Fentanyl Addiction

Fentanyl Addiction

Fentanyl Addiction

Fentanyl AddictionIn November 2011, Blake Seamonson was visiting his great-grandmother at a nursing home in Deerfield, Wisconsin. As the adults chatted, the two-year-old played with toy trucks on the floor. A tiny piece – less than one inch square- of transparent paper something like adhesive tape attached on one of his toys, and ended up stuck on Blake’s neck. A few days later Blake died of fentanyl poisoning. Scant traces of the narcotic painkiller left on the tiny bit of its wrapping was enough to kill the child. Fentanyl is that potent.

Blake became one of 26 children -eleven of them under two years old– to die of accidental fentanyl poisoning in the past 15 years. Just as troubling are the facts that about 500 adults die from fentanyl every year and that the U.S. Drug Enforcement Agency says fentanyl abuse is increasing.

Fentanyl is easily the strongest legal narcotic available. The U.S. government classifies it as a Schedule II Controlled Substance, highly addictive with some medical purposes. There are about 12 illegal analogues of fentanyl sold on the street, and these are classified as Schedule I Controlled Substances, highly addictive with no medical purpose.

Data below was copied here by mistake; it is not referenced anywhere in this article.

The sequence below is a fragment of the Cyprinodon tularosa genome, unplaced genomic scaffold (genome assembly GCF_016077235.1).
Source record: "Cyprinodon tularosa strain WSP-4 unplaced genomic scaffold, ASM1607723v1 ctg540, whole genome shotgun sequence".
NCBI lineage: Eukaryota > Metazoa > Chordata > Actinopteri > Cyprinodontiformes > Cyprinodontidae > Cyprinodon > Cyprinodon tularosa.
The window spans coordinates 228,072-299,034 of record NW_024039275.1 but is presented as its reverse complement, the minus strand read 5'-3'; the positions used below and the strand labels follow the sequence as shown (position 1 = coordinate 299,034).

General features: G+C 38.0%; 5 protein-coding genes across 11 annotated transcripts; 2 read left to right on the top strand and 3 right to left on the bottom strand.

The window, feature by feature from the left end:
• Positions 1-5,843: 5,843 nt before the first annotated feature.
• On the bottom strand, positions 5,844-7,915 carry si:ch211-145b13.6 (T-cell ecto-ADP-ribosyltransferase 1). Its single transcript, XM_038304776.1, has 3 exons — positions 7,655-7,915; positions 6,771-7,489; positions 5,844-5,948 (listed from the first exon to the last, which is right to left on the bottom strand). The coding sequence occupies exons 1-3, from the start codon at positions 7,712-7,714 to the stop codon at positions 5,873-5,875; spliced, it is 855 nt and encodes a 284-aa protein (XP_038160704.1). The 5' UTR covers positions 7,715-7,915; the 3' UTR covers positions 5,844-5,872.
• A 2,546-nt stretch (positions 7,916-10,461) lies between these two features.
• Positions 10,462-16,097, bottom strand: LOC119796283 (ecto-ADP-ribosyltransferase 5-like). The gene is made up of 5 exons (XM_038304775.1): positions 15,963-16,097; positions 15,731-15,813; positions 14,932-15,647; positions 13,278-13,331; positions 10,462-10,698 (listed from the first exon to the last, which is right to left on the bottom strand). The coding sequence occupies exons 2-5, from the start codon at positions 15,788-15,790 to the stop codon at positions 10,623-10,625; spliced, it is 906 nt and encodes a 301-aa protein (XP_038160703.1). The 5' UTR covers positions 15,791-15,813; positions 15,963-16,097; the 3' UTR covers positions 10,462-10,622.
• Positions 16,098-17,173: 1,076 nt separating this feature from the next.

Of all the hundreds of narcotics available, fentanyl is the one that gives experts the most nightmares. It may be a vision of the future -a manmade drug thousands of times more powerful than morphine, a drug that can hook people within just a few usages, and a drug that can kill them if they mistake the dosage by just a few micrograms. When you think in terms of micrograms, think grains of salt.

What Is Fentanyl?

Paul Janssen was working in Belgium with analogues of Demerol in the late 1960s, trying to find a manmade substitute for heroin, which was originally supposed to be a manmade substitute for morphine. He was the first to synthesize fentanyl, which is 80 times stronger than morphine and 1,000 times stronger than heroin. Carfentanil, a fentanyl analogue used on large animals, is 10,000 times stronger than morphine. By the mid-1990s, Janssen Pharmaceutica was making Actiq and other fentanyl products.

Fentanyl is water soluble and made of hydrogen, oxygen, nitrogen and carbon. The chemical formula is C22H28N2O.

Fentanyl, like other narcotic/opioid painkillers, works by binding to the body’s opioid receptors concentrated in the brain area that controls pain and emotion. When you experience pain, your body naturally produces its own “morphine” called endogenous morphine or endorphin. Fentanyl releases endorphins more quickly than any other opioid, making it the most addictive and hardest to quit. Another reason fentanyl is so highly addictive is that its effects start within minutes, especially a feeling or “rush” of instant euphoria.

How Is Fentanyl Used Medically?